- The Washington Times - Monday, June 1, 2009


“I wish when I’m back they can support me a bit more in key moments.” - Four-time French Open champion Rafael Nadal after the crowd cheered for his fourth-round opponent, Robin Soderling, during his upset


Magic crash NBA Finals party - That LeBron James vs. Kobe Bryant series? Maybe next year. The Orlando Magic put an end to the Nike puppet party with a six-game Eastern Conference finals victory, capped with an anticlimactic laugher Saturday. When James finally met the media Sunday, he was sporting his Yankees hat again.

Nadal upset in Paris - Talk about shocking. Rafael Nadal had won 31 consecutive matches at Roland Garros on the way to four consecutive French Open titles. But the world’s No. 1 player slipped Sunday, falling to Robin Soderling in four sets. The loss probably will mean more to Roger Federer, who’s in great position to win his first French title - which would give him the career grand slam.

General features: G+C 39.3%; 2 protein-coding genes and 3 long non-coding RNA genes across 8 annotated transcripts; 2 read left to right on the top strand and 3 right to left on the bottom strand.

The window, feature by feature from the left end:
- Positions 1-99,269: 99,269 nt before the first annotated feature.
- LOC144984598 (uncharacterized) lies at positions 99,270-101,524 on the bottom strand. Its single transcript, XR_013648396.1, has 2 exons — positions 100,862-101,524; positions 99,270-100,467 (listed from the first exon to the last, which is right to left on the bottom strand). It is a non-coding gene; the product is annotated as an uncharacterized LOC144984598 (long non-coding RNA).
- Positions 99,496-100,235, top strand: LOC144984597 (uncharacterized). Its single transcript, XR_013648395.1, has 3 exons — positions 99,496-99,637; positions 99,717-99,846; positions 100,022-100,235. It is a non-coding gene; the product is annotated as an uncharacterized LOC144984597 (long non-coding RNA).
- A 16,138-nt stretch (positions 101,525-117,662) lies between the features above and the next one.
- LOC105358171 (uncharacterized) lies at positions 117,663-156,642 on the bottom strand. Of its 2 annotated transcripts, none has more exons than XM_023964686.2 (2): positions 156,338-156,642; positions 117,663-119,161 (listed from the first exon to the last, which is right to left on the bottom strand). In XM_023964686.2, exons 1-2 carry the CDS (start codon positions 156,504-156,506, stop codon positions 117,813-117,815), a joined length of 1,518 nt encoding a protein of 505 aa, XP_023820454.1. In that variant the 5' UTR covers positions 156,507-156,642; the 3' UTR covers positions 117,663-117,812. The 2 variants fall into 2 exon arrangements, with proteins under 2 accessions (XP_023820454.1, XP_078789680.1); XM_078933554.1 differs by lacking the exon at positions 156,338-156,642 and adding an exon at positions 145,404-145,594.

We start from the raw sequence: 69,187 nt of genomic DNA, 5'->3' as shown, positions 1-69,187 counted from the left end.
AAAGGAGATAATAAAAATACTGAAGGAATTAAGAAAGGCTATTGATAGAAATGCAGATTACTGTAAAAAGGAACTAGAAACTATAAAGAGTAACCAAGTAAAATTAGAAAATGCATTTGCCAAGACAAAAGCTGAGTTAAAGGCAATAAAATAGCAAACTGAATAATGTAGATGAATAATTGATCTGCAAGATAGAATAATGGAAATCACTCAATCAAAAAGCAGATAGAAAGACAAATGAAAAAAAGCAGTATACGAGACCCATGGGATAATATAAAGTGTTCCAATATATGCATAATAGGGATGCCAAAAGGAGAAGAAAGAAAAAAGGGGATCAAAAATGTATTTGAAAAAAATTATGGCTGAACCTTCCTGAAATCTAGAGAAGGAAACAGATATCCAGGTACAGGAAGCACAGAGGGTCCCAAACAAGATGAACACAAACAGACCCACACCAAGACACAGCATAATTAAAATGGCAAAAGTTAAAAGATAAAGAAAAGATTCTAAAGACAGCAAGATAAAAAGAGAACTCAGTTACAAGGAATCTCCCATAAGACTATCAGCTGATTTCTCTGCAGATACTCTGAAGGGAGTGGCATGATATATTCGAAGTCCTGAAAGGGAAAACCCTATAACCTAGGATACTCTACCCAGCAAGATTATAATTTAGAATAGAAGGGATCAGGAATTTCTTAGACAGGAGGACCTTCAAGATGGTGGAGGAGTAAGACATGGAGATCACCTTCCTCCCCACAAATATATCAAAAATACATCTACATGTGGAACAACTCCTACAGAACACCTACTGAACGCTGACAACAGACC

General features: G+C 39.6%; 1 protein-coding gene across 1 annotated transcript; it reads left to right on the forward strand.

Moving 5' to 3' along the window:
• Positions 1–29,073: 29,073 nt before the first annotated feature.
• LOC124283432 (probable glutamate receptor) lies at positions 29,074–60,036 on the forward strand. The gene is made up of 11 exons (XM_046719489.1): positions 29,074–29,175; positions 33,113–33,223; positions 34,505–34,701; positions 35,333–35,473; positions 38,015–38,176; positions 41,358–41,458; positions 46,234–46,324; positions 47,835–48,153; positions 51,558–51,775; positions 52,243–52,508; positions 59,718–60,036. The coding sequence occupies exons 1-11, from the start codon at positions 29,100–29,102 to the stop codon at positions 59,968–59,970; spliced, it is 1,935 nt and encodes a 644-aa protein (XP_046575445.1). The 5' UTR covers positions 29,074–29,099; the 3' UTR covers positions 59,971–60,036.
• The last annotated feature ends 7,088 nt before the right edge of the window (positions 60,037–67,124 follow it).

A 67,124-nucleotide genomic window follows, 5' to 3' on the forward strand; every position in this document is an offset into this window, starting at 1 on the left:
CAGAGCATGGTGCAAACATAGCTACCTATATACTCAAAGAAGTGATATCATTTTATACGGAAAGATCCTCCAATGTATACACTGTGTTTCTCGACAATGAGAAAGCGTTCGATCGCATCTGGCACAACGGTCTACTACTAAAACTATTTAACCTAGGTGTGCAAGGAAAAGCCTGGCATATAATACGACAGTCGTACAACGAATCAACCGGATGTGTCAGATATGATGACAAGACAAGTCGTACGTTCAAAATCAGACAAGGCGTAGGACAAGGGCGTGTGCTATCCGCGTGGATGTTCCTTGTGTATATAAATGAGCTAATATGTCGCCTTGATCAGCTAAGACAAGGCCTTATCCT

Phillies sweep Nationals… again - You don’t often put “Jamie Moyer” and “dominant” in the same sentence, but that’s what the 46-year-old Phillies hurler was Sunday. He allowed a run on three hits in six innings, helping the Phillies sweep the Nationals for the second time this season. Ryan Zimmerman and Adam Dunn each mustered one hit over the weekend. Good news about Monday: The Nationals have a day off, so they won’t lose.


In honor of Rafael Nadal’s loss, here are the top clay-court players of the Open era:

1. Chris Evert - Her numbers may never be topped: seven French Open titles, plus three U.S. Open titles on clay.

2. Rafael Nadal - No one has been better the past few years. Sunday’s loss was his first at the French Open.

3. Bjorn Borg - Walked away from the game after winning his sixth French Open in 1981.

4. Steffi Graf - Won at Roland Garros as a teenager, then again more than a decade later, taking six titles in all.

5. Thomas Muster - Won only one French Open title but was known as the “King of Clay” and earned the No. 1 ranking in the mid-1990s.

Copyright © 2019 The Washington Times, LLC. Click here for reprint permission.

The Washington Times Comment Policy

The Washington Times welcomes your comments on Spot.im, our third-party provider. Please read our Comment Policy before commenting.


Click to Read More and View Comments

Click to Hide